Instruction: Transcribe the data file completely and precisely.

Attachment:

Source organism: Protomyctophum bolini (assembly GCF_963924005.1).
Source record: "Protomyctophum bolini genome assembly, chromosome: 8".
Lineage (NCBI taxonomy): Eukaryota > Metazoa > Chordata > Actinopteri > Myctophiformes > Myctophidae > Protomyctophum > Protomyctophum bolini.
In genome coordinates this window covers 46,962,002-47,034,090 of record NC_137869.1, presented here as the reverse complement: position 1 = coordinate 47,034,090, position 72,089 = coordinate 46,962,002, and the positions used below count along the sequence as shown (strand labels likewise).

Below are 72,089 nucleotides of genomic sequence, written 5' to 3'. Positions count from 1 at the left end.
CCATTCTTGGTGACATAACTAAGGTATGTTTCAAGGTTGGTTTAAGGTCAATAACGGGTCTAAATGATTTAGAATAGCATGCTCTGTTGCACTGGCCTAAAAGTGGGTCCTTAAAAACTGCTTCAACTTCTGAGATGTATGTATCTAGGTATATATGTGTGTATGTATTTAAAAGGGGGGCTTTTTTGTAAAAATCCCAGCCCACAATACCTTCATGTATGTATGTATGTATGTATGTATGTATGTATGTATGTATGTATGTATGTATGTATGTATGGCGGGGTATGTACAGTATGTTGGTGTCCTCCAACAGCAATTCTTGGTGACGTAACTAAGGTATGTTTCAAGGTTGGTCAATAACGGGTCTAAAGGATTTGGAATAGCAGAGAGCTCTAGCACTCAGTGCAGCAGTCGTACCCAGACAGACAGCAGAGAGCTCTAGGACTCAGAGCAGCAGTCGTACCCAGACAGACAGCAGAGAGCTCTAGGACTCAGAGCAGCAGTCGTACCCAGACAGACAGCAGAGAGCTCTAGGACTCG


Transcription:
Source organism: Protomyctophum bolini (assembly GCF_963924005.1).
Source record: "Protomyctophum bolini genome assembly, chromosome: 8".
Lineage (NCBI taxonomy): Eukaryota > Metazoa > Chordata > Actinopteri > Myctophiformes > Myctophidae > Protomyctophum > Protomyctophum bolini.
In genome coordinates this window covers 46,962,002-47,034,090 of record NC_137869.1, presented here as the reverse complement: position 1 = coordinate 47,034,090, position 72,089 = coordinate 46,962,002, and the positions used below count along the sequence as shown (strand labels likewise).

Below are 72,089 nucleotides of genomic sequence, written 5' to 3'. Positions count from 1 at the left end.
CCATTCTTGGTGACATAACTAAGGTATGTTTCAAGGTTGGTTTAAGGTCAATAACGGGTCTAAATGATTTAGAATAGCATGCTCTGTTGCACTGGCCTAAAAGTGGGTCCTTAAAAACTGCTTCAACTTCTGAGATGTATGTATCTAGGTATATATGTGTGTATGTATTTAAAAGGGGGGCTTTTTTGTAAAAATCCCAGCCCACAATACCTTCATGTATGTATGTATGTATGTATGTATGTATGTATGTATGTATGTATGTATGTATGTATGTATGGCGGGGTATGTACAGTATGTTGGTGTCCTCCAACAGCAATTCTTGGTGACGTAACTAAGGTATGTTTCAAGGTTGGTCAATAACGGGTCTAAAGGATTTGGAATAGCAGAGAGCTCTAGCACTCAGTGCAGCAGTCGTACCCAGACAGACAGCAGAGAGCTCTAGGACTCAGAGCAGCAGTCGTACCCAGACAGACAGCAGAGAGCTCTAGGACTCAGAGCAGCAGTCGTACCCAGACAGACAGCAGAGAGCTCTAGGACTCG